Chaos Theory: Making Random Not So Random

Chaos Theory: Making Random Not So Random

 

Everyone is familiar with the Butterfly Effect. A butterfly flaps its wings in Africa and California gets a torrential rain shower. The goal is to show that a seemingly random set of events actually coalesce to form a dramatic conclusion.

This finding patterns in seemingly random events is a trademark of Chaos theory. While made popular in movies and television as the cool science fact of the week, chaos is actually one of the most mathematically complex sciences there is.

The key to chaos is the anticipation of the many variables that can happen in a complex system. As Malcolm from “Jurassic Park” so eloquently pointed out. In any action, there are hundreds if not thousands of variables that can change the outcome.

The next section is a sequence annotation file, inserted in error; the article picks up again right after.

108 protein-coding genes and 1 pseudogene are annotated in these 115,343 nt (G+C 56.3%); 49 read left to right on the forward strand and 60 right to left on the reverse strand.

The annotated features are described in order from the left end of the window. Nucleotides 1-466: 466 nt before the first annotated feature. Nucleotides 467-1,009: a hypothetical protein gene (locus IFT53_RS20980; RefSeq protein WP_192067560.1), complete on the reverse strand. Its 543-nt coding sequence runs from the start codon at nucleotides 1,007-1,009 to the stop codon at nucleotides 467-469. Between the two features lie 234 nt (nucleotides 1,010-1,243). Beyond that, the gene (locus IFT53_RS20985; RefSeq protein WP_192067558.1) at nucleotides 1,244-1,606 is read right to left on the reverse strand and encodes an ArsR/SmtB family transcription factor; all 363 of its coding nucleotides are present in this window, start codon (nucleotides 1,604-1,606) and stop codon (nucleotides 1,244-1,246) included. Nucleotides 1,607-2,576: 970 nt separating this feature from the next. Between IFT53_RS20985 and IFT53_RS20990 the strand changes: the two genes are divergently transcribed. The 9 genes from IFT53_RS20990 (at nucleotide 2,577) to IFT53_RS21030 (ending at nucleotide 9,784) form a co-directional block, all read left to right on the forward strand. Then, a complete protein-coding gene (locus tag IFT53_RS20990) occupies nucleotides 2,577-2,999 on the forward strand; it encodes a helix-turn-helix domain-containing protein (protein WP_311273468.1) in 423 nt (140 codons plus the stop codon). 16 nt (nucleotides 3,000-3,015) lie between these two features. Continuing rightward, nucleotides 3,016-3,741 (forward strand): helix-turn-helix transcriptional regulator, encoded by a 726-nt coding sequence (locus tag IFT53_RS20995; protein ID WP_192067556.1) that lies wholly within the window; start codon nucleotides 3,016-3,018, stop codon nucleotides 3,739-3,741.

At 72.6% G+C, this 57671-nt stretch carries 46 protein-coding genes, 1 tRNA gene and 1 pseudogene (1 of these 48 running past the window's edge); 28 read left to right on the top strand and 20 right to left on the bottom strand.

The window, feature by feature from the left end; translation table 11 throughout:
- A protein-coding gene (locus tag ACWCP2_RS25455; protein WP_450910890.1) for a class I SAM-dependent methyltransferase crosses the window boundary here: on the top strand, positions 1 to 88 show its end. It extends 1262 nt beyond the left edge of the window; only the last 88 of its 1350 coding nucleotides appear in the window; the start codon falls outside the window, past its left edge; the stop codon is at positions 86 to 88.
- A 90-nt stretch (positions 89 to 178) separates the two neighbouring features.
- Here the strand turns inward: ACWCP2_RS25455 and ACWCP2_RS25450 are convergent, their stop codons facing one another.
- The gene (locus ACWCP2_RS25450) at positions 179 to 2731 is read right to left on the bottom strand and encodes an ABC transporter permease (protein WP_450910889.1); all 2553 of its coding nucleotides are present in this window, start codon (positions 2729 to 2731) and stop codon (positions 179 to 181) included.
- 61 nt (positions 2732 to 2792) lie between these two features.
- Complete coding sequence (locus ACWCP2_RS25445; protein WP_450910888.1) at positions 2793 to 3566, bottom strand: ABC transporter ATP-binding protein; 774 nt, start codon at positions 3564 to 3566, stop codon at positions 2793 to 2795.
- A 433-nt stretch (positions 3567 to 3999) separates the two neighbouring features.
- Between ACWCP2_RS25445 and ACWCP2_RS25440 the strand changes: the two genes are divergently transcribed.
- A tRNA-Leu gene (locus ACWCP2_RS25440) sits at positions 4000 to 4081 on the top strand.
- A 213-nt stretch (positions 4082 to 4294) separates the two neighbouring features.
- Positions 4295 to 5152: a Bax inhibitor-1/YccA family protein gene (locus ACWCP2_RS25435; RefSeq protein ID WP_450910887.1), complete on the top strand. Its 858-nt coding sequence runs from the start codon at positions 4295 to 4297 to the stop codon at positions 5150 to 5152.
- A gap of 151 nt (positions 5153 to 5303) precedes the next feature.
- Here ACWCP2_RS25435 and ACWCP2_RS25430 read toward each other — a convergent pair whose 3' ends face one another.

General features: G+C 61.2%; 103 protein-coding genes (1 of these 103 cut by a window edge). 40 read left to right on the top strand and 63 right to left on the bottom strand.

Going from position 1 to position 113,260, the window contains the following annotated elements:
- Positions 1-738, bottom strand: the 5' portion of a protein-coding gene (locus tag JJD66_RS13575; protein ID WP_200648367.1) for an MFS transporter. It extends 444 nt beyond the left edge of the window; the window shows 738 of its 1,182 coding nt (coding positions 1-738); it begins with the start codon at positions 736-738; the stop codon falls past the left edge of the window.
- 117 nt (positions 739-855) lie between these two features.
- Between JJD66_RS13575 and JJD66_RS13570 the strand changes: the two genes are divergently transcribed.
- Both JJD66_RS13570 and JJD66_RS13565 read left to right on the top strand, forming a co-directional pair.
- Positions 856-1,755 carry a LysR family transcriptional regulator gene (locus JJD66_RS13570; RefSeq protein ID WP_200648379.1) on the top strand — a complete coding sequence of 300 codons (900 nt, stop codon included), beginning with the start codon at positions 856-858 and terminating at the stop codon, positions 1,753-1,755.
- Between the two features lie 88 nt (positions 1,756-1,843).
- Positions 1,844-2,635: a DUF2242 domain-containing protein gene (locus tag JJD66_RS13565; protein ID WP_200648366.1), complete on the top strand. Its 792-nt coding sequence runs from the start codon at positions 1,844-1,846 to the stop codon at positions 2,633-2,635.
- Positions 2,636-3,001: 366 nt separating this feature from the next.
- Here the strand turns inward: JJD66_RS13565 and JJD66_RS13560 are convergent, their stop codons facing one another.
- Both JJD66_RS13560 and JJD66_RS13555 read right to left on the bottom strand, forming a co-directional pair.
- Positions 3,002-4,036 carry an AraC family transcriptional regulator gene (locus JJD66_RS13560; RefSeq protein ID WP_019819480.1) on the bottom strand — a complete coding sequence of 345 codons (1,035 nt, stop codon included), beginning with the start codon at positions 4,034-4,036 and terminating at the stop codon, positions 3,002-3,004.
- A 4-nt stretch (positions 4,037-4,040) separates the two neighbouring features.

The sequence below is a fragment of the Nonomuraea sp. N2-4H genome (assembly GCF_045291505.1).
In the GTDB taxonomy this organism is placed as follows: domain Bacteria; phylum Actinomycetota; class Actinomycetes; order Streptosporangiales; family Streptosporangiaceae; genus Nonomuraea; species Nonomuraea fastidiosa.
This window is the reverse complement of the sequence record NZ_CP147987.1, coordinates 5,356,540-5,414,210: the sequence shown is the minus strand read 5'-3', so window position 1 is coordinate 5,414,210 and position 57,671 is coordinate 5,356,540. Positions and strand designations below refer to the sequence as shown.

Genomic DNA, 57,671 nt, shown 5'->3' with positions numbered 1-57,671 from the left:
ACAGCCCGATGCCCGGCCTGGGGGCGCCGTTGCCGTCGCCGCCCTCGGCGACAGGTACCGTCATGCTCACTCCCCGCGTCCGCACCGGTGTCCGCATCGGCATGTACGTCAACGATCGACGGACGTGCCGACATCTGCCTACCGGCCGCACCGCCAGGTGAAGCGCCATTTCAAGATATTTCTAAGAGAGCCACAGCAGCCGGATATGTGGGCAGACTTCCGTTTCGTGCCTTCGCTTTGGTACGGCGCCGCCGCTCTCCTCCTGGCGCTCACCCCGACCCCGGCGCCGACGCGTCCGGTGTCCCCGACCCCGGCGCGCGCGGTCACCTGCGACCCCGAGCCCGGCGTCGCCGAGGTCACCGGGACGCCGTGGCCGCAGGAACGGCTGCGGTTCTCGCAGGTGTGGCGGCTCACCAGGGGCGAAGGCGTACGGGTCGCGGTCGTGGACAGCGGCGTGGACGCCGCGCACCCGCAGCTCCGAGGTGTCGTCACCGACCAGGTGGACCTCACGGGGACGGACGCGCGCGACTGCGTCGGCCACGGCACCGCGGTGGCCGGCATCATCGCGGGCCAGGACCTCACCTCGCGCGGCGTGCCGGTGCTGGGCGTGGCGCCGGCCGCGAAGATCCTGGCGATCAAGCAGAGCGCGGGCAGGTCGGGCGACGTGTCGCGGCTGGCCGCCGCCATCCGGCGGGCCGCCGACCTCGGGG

Super computers can calculate millions of variables, but there are still systems to complex that a supercomputer working on it for weeks still can't fit in all the variable information to create a credible model.

As we delve deeper into the behavior of subatomic particles and larger systems such as the processes of stars, scientists are relying more and more chaos theory to predict outcomes. Science is all about modeling these days and without a credible model, you're theories are pretty much useless. The good news is that chaos theory is becoming more and more understood as mathematicians work to make the computer' s work easier.

By developing new equations and theories, scientists are getting closer and closer to understanding the fundamental laws of nature and it's all because of chaos theory.